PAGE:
Africa’s lost opportunities in Ukraine War

What you need to know:

Unfortunately, millions of Africans experience hunger and all forms of vulnerability while the African Union and African governments look to Europe and other continents for all its problems including feeding Africans

The true depth of Africa’s dependence on Europe for food was not fully understood before the Russia/Ukraine war.

Africa’s wheat dependence on Ukraine is one that is truly laughable for a continent with a vast fertile land that is enormously endowed with the potential to grow all the foods including wheat, in excess, to feed its people.

 Unfortunately, millions of Africans experience hunger and all forms of vulnerability while the African Union and African governments look to Europe and other continents for all its problems including feeding Africans.

Chinua Achebe once wrote that any handshake that goes beyond the elbow turns into something else. In the same breath, the depth of Africa’s learned helplessness is beyond recourse! This joke must end completely and immediately.

 Africa cannot continue to depend on other continents that also depend on it for their survival. This is outrageous!

 The United Nations, for instance, reported that 21 percent of people in Africa suffered from hunger in 2020, which is about 282 million people. In the aftermath of the pandemic, additional 46 million Africans slipped into hunger.  What really is wrong with Africa?

When the chairman of the African Union, Mr Macky Sall, flew to Russia in the midst of the Russian-Ukraine war, his mission was to beg President Vladimir Putin to allow Ukrainian wheat to be shipped to Africa. This is how Africa has lost great opportunities during this war to take its stock, identify prospects to grow wheat/foods and invest in those. 

 African leaders need to get serious and take stock of opportunities especially when world events create crises. Africa lost a great opportunity to advance its traditional medicines during the pandemic. Instead, they sunk deeper in debt to buy drugs and vaccines, demonstrating a total lack of resilience in the face of adversity!

 Wheat, 14 African countries grow wheat in Sub-Saharan Africa. The leading wheat growers are Ethiopia, South Africa, Sudan, Kenya, Tanzania, Nigeria, Zimbabwe, and Zambia. These countries combined produce wheat that meets about 44 percent of Africa’s wheat consumption need at about 25 per potential. With some financial push, education and irrigation, Africa could produce plenty of wheat to export to Ukraine!

 Understandably, wheat is not indigenous to Africa but its uses have become profound in the consumption equation. Africa imports over $12 billion worth of grain annually from different continents. That is enough money to produce nearly twice the metric tonnes of wheat for home and export. Why can’t the African Union and African governments invest in expanding wheat and other foods to be produced on a large scale?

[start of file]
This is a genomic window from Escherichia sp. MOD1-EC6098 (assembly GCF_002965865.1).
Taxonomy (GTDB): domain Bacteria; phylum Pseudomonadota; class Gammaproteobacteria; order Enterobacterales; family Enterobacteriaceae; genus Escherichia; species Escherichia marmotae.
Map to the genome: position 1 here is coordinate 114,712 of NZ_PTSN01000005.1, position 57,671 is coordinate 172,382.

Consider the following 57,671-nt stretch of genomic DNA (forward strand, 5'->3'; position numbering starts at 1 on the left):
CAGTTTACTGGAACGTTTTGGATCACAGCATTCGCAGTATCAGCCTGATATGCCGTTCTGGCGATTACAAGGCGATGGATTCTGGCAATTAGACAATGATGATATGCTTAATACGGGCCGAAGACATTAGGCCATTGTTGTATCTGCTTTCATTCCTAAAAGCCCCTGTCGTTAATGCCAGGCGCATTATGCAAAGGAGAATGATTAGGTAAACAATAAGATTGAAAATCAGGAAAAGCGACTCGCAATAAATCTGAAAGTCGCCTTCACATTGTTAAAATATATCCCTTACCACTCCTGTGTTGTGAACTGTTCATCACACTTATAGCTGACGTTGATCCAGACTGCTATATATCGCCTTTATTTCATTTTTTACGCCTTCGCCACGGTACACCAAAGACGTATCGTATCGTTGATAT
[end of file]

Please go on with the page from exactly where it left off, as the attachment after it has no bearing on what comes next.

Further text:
Many countries have policies on food production and even protect their markets from Africa. Most of these countries invest in mechanised and modern farming practices supported by irrigation schemes. Africa’s major bottleneck to agriculture are known: drought, useless civil wars, genetically modified seeds, and bad politics – corruption and when leaders do not allocate sufficient budget to Agriculture.

 In 2003, AU member states met in Maputo and a follow-up meeting was held in Malabo in 2014, where the leaders pledged to commit at least 10 percent of their annual national budget to food production and agriculture. Nearly all of them have failed to commit, except Uganda which is on track. Ironically, Food and Agriculture are the foundation of all these African countries such that boosting agricultural productivity should be a priority spending area.

 This article is to remind policymakers across Africa of the urgency to commit to investing in food security in Africa. It is a very urgent call to action.

 As a further probe, policymakers should listen to the climate change discursive attentively as we are at a crisis level. The gory scenes of people starving alongside their animals are visible reminders that Africa is not resilient to the onslaught of adverse climate change either.

 A report by Global Centre for Adaptation titled “Agriculture and Food Systems” paints a scarier picture of the impact of climate change on food insecurity in Africa. The report demonstrates that Africa is completely off track in its investment in food and nutrition with the visible impact of climate change already stalling food security. 

 AU member states have to revise the Malabo agreement of 2014 to end hunger in Africa, which is now unlikely to meet its 2025 goals.

 The Russian war on Ukraine in the aftermath of the Covid-19 pandemic has demonstrated that Africa lacks the resilience to exploit emerging opportunities for its independent sustainability.

Morris DC Komakech

Health policy/ health equity scholar